“Everyone had another sort of life up their sleeve that might have made them happy.”

My draw to Truly Madly Guilty by Liane Moriarty was a fleeting thing I read on the Internet about a truly shocking twist. Sure, spoiling there is a twist might dampen its effect, but sometimes it still works. Anyways, all I saw was something about Truly Madly Guilty and a twist. I was looking for something new to read and so I picked this one up.

Unfortunately, I was not too impressed by the book. The pacing was slow and all I knew throughout the book was that something happened at a barbeque. There is a lot of drama in the book, but everything seems tied to the barbeque. The problem is not the wait for the reveal of what occurred, but how the author structured things beforehand. I think the buildup was not executed as well as I would like, which lessened my enjoyment of the novel as a whole.

So, a little more context beyond the barbeque. Sam and Clementine seem like they have it all: a dream job, a dream audition, and two wonderful daughters. Erika is Clementine’s best friend, though their relationship is a complicated one. Erika mentions a last-minute barbeque with her neighbours—Tiffany and Vid—and Sam and Clementine agree to go. But a couple months later, they wonder…what if they did not go?

You basically have three time periods within this novel. They are from before the barbeque, during the barbeque, and after the barbeque. Sometimes I found the switches slight disconcerting and I had to constantly remind myself about where I was in the story. What did the characters know at this point? What was going to happen that I knew about, but they did not? How would this affect everything?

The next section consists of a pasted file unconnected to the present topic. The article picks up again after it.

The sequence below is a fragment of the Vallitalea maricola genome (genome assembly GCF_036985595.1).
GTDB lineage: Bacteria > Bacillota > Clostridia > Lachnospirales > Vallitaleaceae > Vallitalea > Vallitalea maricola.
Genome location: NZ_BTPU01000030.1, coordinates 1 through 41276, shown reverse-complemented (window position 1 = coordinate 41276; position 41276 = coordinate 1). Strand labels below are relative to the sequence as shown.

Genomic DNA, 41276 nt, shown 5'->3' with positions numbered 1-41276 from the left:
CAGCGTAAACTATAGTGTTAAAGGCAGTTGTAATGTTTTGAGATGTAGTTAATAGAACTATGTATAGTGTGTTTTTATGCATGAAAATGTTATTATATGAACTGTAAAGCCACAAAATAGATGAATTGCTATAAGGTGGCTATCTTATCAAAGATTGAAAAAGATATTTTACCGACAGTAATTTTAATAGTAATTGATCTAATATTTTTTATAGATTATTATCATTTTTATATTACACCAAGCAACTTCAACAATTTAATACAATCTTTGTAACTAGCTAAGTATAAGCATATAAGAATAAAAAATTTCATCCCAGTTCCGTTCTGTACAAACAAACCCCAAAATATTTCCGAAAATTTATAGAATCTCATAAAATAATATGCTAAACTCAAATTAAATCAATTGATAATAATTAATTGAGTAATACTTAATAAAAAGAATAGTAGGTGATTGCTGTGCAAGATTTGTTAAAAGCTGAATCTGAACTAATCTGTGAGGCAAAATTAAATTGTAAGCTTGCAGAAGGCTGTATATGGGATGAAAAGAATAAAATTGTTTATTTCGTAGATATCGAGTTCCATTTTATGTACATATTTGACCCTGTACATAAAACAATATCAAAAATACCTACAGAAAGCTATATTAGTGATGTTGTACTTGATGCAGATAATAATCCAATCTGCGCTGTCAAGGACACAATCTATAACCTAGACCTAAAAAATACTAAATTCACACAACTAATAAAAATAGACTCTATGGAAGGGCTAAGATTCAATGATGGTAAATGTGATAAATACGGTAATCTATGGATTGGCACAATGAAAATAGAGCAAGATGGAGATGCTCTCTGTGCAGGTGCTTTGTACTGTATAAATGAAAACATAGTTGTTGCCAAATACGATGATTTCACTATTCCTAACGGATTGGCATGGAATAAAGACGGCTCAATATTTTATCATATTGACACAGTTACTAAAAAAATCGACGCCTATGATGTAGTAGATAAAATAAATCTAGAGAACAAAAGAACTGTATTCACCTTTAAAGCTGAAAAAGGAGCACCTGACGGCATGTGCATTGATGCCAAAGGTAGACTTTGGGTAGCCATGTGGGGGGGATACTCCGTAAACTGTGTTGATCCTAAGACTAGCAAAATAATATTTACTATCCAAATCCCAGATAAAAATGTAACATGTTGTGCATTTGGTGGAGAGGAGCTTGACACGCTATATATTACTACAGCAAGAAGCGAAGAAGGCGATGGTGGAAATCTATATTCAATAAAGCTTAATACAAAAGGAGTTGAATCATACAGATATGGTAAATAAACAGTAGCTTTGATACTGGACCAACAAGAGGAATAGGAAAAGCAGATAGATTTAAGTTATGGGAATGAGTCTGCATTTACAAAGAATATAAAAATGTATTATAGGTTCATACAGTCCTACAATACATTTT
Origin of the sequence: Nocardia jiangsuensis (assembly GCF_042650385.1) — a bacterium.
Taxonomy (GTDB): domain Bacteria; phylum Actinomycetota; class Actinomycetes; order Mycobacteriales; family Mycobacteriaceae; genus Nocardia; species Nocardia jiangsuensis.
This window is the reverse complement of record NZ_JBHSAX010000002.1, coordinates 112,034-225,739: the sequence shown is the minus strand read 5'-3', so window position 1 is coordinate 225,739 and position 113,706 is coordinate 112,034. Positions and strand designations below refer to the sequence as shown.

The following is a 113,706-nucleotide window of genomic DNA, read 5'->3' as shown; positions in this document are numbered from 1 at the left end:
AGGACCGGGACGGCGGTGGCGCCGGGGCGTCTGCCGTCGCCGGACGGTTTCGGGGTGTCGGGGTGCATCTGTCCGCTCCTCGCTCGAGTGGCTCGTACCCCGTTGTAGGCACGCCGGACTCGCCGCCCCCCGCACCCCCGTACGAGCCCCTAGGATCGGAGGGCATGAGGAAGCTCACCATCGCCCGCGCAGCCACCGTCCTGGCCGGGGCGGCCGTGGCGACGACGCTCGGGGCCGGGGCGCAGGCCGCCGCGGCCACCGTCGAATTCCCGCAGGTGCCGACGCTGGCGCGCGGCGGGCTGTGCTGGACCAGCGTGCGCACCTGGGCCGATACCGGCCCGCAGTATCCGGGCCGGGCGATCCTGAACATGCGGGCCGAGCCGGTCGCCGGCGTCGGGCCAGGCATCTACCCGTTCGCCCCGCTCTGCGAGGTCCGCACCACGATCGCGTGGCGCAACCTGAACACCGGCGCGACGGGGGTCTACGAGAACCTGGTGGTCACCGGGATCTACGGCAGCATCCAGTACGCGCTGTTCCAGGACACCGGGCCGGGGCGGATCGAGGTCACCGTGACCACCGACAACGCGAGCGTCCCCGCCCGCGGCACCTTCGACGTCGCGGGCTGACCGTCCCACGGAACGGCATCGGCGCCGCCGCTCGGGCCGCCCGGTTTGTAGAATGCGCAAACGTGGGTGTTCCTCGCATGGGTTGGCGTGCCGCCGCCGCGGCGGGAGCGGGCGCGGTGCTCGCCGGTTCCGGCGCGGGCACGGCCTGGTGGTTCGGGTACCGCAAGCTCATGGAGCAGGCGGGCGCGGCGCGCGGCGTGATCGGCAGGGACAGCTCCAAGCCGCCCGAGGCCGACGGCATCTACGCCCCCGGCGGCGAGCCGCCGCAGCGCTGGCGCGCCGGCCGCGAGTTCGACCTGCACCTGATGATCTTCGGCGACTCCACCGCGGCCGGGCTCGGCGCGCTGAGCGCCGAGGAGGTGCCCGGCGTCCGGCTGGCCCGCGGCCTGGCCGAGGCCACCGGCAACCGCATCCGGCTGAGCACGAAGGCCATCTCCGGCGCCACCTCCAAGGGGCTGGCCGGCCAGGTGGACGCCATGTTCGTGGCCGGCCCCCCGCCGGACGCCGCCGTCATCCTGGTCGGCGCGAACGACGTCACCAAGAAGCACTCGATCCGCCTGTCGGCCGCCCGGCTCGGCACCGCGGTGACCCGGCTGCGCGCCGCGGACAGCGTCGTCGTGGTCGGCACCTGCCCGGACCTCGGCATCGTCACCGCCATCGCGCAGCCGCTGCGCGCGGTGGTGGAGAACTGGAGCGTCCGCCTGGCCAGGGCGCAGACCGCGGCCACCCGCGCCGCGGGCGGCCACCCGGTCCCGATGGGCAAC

While I do not mind switches back and forth in time or perspective, the novel has to work a lot harder to draw me in, keep me engaged, and enhance my enjoyment of the book. This is, I think, why I tend to be more critical of the ones that go down this route and tend to dislike more of them. I think the best ones, perhaps, were the books in A Song of Ice and Fire. Sure, those books were very dense and I did think one character was actually two for a little while in the first novel, but in the end I loved those books and am anxious for the next one. I mean, I have kept watching the television show, but I know they can change things (and already have) so I want to take the books as my “ultimate” canon. If they match, that’s all the better. If they don’t, then my point stands.

In any case, I am feeling so-so about this book. There were a couple effective punches at the end, but the rest of the book does not make up for it. The rest of the book kind of lessens the effectiveness of those punches. If you do give this book a shot—everyone does have a different opinion—I would love to know if you come out with the same opinion as me, or if you can explain why your opinion differs. Why did you really like the book? Can you make me see it differently? Leave a comment below!


Title: Truly Madly Guilty

Author: Liane Moriarty

Publisher: Flatiron Books


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